UPDATE: I’ve added a page listing all the “How To” posts on this site. Just click the cleverly titled How-To Posts Are Here! box at upper-right of each page.
Several readers asked for more specific tech advice on how to wire up battery-powered effects inside a guitar or bass, so I created a step-by-step tutorial, which you can download here.
Some historical background: Since the ’60s, many guitar companies have toyed with the notion of installing battery-operated effects inside guitars.
And “toyed” is probably the perfect verb for it. Onboard effects have earned a reputation as cheesy, low-budget products. In many cases this reputation is justified. (And sometimes it’s not — the Electra guitars of the ’80s were never particularly popular, but their simple onboard distortion circuit has generated hundreds of “boutique” clones, not to mention our own Bad-Ass Distortion project).
And why would you want to put an effect inside a guitar or bass? You can use a stompbox with any electric instrument, but an onboard effect is married to one axe till solder-do-they-part.
I have an ironclad rebuttal to such concerns:
There are many reasons you might consider mounting effects inside a guitar. Maybe you like playing through a particular booster 100% of the time, whether you’re Brian May, or just someone who can’t stand the sound of single-coils without a little extra oomph. Maybe you want to be able to manipulate controls on the fly without scuttling around on the floor. Or maybe you just want to freak people out by activating a hidden fuzz-bomb circuit on an innocuous-looking guitar.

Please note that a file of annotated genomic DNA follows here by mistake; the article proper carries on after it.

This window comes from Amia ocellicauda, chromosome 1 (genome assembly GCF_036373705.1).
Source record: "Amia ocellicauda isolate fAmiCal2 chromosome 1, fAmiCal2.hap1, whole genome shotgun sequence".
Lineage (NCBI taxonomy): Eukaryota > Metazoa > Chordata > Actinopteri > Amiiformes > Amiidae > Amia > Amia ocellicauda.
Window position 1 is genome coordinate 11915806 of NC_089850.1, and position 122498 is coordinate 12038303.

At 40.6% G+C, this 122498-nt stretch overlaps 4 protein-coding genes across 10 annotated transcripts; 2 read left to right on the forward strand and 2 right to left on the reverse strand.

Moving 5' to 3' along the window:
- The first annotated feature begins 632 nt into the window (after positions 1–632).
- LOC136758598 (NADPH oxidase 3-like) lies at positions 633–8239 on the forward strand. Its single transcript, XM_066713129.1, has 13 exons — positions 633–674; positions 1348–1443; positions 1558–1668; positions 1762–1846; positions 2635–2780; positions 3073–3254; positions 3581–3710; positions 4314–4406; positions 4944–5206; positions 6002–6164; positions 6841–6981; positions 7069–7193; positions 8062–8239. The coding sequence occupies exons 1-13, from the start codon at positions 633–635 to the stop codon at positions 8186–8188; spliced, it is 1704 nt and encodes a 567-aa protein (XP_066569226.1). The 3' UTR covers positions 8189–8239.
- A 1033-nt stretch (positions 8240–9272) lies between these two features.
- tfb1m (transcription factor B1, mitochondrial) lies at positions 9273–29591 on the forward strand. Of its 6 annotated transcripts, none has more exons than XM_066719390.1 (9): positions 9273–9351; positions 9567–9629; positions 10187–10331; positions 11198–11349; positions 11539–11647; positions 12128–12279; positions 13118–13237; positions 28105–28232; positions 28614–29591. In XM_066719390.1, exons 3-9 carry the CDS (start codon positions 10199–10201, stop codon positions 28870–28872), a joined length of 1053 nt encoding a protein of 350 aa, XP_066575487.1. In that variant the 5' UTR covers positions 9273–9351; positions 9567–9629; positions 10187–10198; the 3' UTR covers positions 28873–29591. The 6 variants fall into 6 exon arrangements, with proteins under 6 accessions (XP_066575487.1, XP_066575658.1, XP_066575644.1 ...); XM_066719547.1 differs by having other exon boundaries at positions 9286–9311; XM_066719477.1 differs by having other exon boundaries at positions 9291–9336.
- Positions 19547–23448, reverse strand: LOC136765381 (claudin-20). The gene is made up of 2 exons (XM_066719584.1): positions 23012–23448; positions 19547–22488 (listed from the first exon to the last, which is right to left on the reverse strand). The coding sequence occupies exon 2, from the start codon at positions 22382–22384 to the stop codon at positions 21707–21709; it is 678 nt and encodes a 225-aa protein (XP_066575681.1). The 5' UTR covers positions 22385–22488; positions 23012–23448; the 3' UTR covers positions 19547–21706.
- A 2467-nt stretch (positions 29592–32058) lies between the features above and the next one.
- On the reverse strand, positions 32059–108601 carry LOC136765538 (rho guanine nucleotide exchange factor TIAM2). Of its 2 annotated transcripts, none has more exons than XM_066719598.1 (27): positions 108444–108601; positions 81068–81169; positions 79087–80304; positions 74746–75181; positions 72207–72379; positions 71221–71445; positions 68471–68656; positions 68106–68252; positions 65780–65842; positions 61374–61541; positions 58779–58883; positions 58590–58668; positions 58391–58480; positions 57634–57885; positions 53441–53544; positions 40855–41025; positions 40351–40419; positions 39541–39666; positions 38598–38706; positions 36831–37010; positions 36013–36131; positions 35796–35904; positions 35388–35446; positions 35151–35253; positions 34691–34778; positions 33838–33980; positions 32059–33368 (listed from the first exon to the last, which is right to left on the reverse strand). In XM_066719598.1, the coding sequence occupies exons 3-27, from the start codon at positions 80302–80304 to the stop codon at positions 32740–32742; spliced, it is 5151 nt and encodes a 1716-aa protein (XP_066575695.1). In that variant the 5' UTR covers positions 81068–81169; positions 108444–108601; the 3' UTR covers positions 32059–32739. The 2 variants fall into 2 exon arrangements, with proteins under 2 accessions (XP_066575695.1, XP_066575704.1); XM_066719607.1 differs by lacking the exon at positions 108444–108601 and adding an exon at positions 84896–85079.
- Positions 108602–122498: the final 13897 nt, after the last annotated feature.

Which was precisely my motive in installing a fuzz circuit inside a Hello Kitty Stratocaster, as demoed here. I’ve posted similar experiments before, like the onboard clean boost I put in a Gretsch baritone guitar, or the germanium-driven Rangemaster I embedded in the Pagey Project Les Paul. This time, though, I took pictures and made notes of the process, which is relatively simple, and doesn’t change much from effect to effect. You should be able to use these guidelines to install whatever you like wherever you want.
Note that this tutorial does not explain how to make or customize effects, though there’s plenty of info on those topics on the DIY Club page. These tips explain what to do after you’ve assembled your effect on perfboard (or pilfered it from inside someone else’s stompbox).
Any of you guys have experiences, good or bad, with mounting internal effects? Are there cases where it lets you do things you can’t with a conventional stompbox? Or do feet on the floor provide everything you need?